It took 67 days for the number of people in the world testing positive for this illness to reach 100,000. After this, it took only 11 days for another 100,000 people to test positive. And only 4 days after that to reach 300,000 people. Today, more than 500,000 people in the world have been infected.
As a result, following this past week, it is clear that the repercussions of COVID-19 on the world economy will be worse than expected. The world as a whole is facing a new economic reality.
It is also clear that even if we get through the next few months without the spread of COVID-19 among our population, Seychelles is entering a new reality full of uncertainty.
When I presented the state-of-the-nation address earlier this year, I was proud to share the economic accomplishments of our country. All of these were accomplishments we achieved together. We were doing very well.
We started 2020 with a great deal of hope that our country would progress even further. Unfortunately, without any warning, COVID-19 happened. It dramatically affected our socio-economic development. As a result, we need to consolidate our social protection system and adopt measures for us to overcome this great challenge we are facing.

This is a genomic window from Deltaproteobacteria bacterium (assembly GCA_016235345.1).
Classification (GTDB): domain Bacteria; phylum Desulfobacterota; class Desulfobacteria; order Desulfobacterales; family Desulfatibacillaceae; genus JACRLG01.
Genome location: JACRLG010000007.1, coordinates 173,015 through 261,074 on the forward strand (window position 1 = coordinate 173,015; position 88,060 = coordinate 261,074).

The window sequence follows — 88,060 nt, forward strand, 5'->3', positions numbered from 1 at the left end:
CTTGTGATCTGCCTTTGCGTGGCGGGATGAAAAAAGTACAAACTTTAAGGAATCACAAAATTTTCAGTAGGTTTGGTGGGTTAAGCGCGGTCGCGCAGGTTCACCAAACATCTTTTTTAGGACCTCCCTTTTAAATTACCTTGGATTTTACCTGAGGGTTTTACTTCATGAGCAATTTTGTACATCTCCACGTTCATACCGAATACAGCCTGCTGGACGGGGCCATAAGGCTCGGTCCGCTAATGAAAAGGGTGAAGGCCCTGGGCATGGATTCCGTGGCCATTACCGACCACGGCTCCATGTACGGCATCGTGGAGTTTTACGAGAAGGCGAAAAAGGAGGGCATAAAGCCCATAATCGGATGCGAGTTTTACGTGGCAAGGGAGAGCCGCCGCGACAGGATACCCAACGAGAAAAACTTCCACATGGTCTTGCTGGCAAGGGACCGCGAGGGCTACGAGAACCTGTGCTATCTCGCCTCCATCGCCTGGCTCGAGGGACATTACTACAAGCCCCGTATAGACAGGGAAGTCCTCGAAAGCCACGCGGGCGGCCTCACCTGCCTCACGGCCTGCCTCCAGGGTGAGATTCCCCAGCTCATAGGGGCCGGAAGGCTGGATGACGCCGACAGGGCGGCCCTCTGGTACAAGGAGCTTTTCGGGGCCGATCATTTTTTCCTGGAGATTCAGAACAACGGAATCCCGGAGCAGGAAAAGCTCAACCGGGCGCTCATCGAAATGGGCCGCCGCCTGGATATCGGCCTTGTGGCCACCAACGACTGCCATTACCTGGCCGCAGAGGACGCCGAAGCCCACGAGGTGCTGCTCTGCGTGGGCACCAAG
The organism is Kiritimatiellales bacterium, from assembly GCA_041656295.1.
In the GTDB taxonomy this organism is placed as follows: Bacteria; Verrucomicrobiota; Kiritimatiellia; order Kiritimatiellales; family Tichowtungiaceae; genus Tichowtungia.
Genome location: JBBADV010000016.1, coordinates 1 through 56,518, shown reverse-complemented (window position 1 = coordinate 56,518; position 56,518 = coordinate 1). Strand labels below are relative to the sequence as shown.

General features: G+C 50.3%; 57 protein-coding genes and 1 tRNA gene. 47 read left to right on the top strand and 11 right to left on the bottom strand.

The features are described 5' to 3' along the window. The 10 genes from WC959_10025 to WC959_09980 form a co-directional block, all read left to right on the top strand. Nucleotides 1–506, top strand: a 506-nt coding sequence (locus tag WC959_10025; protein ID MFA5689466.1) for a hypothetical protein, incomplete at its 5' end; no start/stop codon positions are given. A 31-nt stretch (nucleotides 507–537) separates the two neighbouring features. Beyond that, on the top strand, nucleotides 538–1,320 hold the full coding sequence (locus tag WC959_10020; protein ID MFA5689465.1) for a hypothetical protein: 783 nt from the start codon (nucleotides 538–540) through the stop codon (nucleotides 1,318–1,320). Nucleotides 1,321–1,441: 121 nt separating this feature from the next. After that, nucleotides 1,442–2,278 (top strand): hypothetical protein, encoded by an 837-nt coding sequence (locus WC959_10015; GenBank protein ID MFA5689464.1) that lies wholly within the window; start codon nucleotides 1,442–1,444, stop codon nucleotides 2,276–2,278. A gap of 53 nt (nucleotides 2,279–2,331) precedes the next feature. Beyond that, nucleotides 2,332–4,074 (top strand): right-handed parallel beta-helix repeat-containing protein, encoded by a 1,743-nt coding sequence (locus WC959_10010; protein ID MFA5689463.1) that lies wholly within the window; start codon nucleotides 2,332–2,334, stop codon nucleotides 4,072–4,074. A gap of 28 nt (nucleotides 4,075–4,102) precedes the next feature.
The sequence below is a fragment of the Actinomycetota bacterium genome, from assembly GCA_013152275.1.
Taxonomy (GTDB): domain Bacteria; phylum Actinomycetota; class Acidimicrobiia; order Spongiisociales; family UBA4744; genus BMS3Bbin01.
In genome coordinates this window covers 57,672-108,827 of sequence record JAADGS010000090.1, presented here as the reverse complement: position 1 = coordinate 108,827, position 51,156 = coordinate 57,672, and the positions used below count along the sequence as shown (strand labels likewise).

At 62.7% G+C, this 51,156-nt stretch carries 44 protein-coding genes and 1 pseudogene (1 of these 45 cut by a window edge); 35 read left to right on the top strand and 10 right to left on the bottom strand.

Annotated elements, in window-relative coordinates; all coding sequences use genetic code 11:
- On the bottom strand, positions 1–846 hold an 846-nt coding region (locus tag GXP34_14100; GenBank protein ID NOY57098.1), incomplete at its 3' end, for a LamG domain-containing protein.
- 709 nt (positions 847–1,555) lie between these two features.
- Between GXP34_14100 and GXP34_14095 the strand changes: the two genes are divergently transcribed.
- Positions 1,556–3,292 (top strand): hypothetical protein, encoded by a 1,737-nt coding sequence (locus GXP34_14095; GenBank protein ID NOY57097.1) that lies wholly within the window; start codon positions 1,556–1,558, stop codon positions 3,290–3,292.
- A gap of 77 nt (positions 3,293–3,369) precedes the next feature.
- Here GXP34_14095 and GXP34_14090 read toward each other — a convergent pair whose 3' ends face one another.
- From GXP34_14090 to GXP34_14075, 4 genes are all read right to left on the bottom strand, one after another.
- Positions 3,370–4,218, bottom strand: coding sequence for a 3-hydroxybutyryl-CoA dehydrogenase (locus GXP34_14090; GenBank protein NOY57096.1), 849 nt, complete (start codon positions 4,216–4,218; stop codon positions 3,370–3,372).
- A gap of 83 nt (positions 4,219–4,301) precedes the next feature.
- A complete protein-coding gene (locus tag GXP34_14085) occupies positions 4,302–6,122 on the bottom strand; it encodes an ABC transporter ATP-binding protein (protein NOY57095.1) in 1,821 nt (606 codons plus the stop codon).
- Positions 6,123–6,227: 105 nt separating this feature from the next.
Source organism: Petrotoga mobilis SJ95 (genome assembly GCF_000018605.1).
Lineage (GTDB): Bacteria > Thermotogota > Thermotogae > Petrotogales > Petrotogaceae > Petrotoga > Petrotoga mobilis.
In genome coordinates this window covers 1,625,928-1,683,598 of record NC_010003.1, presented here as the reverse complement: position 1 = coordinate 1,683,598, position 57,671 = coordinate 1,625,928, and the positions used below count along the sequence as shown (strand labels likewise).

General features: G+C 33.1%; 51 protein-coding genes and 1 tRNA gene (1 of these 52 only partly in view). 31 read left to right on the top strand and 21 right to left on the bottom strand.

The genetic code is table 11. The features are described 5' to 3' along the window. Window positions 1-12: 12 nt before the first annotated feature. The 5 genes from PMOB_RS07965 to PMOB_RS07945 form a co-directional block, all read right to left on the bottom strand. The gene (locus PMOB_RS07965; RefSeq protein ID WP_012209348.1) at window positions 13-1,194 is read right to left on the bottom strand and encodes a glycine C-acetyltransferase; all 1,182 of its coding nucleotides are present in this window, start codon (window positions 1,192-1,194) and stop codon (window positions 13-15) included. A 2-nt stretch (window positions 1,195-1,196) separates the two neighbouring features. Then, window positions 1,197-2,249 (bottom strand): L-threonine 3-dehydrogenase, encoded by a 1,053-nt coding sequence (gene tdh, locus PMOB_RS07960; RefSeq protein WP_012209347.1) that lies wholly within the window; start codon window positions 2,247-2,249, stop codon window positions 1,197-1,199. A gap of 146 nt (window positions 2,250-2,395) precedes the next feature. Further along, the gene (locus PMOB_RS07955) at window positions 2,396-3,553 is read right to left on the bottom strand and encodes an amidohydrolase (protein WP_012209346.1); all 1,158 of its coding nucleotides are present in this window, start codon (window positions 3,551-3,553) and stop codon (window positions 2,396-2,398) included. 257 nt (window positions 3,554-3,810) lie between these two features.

In 2008, our country was in a precarious position. Our reserves were very low and our debt levels were extremely high. In November 2008, as the global financial crisis started, we launched our economic reforms.
Every year since 2008, government has run a primary budget surplus, and we used this money to repay our debts. Last year, for the first time in 10 years, we had a current account surplus: that is, more foreign exchange flowed into our banking system than left.
We worked very hard together, all of us, to bring our economy to where it is today. We sacrificed, we persevered, and we progressed. It is as though for 12 years, we were climbing a mountain and almost at the top. In the space of less than two weeks, we watch ourselves sliding down, and today, the peak of the mountain is much further away.